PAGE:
God bless the poor attendant behind the meat counter the next time I shop for seafood. After reading the new book The Perfect Protein by Oceana CEO Andy Sharpless, I'll be fishing for all sorts of information. Is this fish farm raised or wild caught? How many miles did it travel to the store? How about a new recipe for anchovies?
Authors Sharpless and Suzannah Evans attempt to take ordinary consumers like you and me into the deep -- so we understand more about the origins of our seafood. Why would it matter which type of fish we choose, beyond which one's on special from week to week? They argue the pricetag doesn't reflect externalities like pollution and certain declining fish populations.
Hungry? This book, like the Oceana organization, argues that the globe's soon-to-be nine-billion people need not go hungry, if we manage our oceans more wisely. While the United States now has some of the strictest fishing policies in the world, we import so much seafood from elsewhere that we still support less responsible fishing with our shopping choices.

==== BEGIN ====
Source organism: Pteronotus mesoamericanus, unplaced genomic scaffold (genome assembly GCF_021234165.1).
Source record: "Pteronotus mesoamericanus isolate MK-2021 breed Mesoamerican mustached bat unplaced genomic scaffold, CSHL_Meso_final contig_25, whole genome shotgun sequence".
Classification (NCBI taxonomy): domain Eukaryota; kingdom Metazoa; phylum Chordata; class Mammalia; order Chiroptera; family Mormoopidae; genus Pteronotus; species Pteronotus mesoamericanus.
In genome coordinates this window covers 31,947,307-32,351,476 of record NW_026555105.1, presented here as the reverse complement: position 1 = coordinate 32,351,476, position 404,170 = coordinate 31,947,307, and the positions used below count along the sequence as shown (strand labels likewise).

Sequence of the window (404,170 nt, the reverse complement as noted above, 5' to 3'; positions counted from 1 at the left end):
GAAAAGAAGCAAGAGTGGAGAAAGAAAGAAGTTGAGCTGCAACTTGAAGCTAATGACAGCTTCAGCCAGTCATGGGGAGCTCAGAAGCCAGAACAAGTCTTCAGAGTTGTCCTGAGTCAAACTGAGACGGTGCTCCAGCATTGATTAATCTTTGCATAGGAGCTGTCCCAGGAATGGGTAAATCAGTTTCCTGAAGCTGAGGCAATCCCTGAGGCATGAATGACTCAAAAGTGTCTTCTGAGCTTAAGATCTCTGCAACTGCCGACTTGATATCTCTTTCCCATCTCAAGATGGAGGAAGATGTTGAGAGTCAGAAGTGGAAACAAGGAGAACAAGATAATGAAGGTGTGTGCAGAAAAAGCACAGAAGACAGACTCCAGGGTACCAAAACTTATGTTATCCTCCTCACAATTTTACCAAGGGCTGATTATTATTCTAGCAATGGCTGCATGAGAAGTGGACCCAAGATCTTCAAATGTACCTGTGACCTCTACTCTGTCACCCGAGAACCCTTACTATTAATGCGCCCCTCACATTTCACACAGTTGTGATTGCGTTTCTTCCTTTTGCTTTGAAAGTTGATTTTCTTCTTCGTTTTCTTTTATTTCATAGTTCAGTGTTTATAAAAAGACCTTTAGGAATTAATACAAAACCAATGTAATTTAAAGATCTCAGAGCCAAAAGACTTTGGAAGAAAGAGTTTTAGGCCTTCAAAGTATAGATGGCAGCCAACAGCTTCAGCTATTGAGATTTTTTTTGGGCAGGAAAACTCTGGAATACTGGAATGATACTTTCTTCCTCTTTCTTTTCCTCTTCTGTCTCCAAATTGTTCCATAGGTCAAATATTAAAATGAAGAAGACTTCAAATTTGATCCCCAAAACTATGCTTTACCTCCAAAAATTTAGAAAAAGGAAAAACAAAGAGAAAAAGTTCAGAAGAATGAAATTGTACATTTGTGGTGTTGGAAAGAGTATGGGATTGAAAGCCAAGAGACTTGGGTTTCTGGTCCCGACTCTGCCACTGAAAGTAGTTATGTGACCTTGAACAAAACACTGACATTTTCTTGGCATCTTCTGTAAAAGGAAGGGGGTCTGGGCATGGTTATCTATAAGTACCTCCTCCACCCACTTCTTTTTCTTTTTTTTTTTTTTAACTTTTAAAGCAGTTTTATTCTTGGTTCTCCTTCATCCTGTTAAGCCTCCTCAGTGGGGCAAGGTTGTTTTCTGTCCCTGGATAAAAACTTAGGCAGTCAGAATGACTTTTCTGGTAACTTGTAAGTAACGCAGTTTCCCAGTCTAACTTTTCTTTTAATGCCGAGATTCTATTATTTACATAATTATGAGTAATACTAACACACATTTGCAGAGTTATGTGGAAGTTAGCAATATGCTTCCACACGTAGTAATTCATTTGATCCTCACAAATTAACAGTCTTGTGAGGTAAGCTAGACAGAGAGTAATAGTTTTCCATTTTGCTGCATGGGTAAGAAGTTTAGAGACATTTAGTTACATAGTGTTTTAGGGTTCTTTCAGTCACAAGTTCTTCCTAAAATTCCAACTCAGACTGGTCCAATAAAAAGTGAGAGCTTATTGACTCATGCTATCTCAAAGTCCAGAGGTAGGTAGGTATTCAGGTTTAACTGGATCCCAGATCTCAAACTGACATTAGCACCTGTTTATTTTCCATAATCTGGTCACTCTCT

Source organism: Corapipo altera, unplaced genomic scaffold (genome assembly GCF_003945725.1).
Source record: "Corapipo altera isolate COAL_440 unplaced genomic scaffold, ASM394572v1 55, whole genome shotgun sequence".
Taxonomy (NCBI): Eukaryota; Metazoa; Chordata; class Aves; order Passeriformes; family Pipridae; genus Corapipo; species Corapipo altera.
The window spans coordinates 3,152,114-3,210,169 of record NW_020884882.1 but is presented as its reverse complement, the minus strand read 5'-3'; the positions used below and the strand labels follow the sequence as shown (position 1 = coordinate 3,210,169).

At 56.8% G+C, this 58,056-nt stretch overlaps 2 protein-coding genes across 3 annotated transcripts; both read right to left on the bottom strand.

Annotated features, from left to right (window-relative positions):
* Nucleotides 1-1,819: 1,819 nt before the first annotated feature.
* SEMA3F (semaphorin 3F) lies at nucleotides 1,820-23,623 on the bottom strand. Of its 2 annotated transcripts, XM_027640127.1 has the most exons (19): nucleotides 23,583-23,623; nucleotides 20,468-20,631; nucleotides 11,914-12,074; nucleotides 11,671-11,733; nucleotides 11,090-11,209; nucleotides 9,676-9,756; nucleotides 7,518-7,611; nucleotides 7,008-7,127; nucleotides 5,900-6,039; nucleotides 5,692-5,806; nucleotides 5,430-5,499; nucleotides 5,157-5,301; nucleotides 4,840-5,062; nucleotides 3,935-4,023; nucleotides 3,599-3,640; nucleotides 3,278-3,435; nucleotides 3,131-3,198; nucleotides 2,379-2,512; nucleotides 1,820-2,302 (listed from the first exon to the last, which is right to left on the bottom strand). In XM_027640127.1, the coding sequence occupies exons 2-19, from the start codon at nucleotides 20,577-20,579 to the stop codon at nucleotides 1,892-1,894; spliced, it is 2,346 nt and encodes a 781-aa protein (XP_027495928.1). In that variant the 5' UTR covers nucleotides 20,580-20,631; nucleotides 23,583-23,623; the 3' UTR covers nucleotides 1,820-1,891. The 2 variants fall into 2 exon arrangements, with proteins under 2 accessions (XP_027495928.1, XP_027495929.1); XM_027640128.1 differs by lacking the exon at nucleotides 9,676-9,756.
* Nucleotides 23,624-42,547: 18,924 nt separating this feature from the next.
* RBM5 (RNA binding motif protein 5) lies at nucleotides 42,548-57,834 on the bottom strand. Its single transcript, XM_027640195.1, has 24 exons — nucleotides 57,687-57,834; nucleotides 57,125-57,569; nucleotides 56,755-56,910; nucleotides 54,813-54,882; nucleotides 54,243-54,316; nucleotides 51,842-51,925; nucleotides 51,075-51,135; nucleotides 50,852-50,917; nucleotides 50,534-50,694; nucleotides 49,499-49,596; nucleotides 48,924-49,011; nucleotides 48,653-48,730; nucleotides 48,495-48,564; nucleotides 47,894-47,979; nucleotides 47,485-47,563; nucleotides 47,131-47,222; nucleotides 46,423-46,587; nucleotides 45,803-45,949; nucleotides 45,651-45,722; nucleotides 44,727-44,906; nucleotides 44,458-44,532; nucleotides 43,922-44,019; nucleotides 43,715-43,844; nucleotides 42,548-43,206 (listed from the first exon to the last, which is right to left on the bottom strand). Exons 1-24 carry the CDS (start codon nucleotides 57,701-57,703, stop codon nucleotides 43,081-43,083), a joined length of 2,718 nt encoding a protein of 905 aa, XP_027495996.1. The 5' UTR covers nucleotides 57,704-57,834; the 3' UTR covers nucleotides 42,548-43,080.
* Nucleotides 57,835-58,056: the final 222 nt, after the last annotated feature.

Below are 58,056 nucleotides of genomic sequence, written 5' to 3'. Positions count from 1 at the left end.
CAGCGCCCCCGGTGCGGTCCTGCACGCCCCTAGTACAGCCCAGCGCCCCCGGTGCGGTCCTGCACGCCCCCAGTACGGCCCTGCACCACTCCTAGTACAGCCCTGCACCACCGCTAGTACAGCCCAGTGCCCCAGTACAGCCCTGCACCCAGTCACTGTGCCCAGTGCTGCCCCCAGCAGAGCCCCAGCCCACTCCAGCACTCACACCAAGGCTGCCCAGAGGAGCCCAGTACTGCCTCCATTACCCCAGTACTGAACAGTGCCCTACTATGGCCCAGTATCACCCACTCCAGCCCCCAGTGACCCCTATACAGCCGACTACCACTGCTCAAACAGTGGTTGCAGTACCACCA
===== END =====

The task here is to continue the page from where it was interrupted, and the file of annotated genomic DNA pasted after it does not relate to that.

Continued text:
This book argues that oceans and their catches could be managed more responsibly if all fishing quotas were scientifically based, if we protected aquatic habitat and if we reduced the unintentional catching of fish called bycatching. The book calls out our collective appetite for a few larger fish while we overlook mackerel, herring, anchovies, sardines and the like. Several top chefs introduce recipes to put these less popular fish onto America's dinner plates.
You can find your own copy of The Perfect Protein and learn more about Oceana.org at the organization's website
Labels: conservation, eating better, frugal, green, natural resources, nutrition, oceans, sustainable, wildlife